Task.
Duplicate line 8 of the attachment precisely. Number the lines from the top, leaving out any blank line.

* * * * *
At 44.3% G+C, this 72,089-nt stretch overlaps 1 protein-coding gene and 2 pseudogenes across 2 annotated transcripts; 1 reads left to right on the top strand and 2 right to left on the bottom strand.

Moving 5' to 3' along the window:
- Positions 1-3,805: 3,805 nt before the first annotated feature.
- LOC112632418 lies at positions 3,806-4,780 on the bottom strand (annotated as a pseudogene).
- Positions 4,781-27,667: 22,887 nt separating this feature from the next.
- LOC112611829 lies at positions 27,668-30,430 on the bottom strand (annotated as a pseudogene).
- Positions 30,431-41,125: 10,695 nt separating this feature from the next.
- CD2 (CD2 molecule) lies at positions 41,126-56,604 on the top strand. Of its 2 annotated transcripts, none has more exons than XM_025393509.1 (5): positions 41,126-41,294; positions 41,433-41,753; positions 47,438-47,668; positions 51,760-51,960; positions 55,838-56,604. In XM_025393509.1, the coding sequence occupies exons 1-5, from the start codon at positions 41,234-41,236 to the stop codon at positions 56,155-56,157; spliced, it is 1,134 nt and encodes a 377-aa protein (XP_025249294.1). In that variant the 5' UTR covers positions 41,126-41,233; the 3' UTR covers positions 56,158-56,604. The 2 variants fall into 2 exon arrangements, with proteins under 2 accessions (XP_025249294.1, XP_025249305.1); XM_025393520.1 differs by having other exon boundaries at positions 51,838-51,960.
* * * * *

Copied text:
- CD2 (CD2 molecule) lies at positions 41,126-56,604 on the top strand. Of its 2 annotated transcripts, none has more exons than XM_025393509.1 (5): positions 41,126-41,294; positions 41,433-41,753; positions 47,438-47,668; positions 51,760-51,960; positions 55,838-56,604. In XM_025393509.1, the coding sequence occupies exons 1-5, from the start codon at positions 41,234-41,236 to the stop codon at positions 56,155-56,157; spliced, it is 1,134 nt and encodes a 377-aa protein (XP_025249294.1). In that variant the 5' UTR covers positions 41,126-41,233; the 3' UTR covers positions 56,158-56,604. The 2 variants fall into 2 exon arrangements, with proteins under 2 accessions (XP_025249294.1, XP_025249305.1); XM_025393520.1 differs by having other exon boundaries at positions 51,838-51,960.